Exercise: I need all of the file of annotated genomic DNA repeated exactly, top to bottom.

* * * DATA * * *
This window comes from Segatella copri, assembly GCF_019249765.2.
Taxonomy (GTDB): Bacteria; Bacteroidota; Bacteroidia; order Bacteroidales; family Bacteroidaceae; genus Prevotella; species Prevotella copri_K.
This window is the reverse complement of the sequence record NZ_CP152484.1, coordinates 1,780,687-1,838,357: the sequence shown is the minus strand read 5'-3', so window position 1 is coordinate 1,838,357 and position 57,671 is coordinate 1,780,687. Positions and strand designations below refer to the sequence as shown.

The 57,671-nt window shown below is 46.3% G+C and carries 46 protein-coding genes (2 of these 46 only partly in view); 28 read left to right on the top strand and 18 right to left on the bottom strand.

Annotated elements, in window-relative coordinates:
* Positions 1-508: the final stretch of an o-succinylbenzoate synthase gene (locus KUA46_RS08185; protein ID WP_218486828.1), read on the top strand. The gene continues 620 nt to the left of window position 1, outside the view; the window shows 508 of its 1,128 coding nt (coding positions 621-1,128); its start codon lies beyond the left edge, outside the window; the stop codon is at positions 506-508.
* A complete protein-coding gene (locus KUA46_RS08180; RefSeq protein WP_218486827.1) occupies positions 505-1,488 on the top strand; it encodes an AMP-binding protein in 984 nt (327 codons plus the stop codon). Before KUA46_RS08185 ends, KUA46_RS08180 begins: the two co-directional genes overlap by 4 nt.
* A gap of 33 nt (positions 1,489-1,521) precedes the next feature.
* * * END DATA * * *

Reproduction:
This window comes from Segatella copri, assembly GCF_019249765.2.
Taxonomy (GTDB): Bacteria; Bacteroidota; Bacteroidia; order Bacteroidales; family Bacteroidaceae; genus Prevotella; species Prevotella copri_K.
This window is the reverse complement of the sequence record NZ_CP152484.1, coordinates 1,780,687-1,838,357: the sequence shown is the minus strand read 5'-3', so window position 1 is coordinate 1,838,357 and position 57,671 is coordinate 1,780,687. Positions and strand designations below refer to the sequence as shown.

The 57,671-nt window shown below is 46.3% G+C and carries 46 protein-coding genes (2 of these 46 only partly in view); 28 read left to right on the top strand and 18 right to left on the bottom strand.

Annotated elements, in window-relative coordinates:
* Positions 1-508: the final stretch of an o-succinylbenzoate synthase gene (locus KUA46_RS08185; protein ID WP_218486828.1), read on the top strand. The gene continues 620 nt to the left of window position 1, outside the view; the window shows 508 of its 1,128 coding nt (coding positions 621-1,128); its start codon lies beyond the left edge, outside the window; the stop codon is at positions 506-508.
* A complete protein-coding gene (locus KUA46_RS08180; RefSeq protein WP_218486827.1) occupies positions 505-1,488 on the top strand; it encodes an AMP-binding protein in 984 nt (327 codons plus the stop codon). Before KUA46_RS08185 ends, KUA46_RS08180 begins: the two co-directional genes overlap by 4 nt.
* A gap of 33 nt (positions 1,489-1,521) precedes the next feature.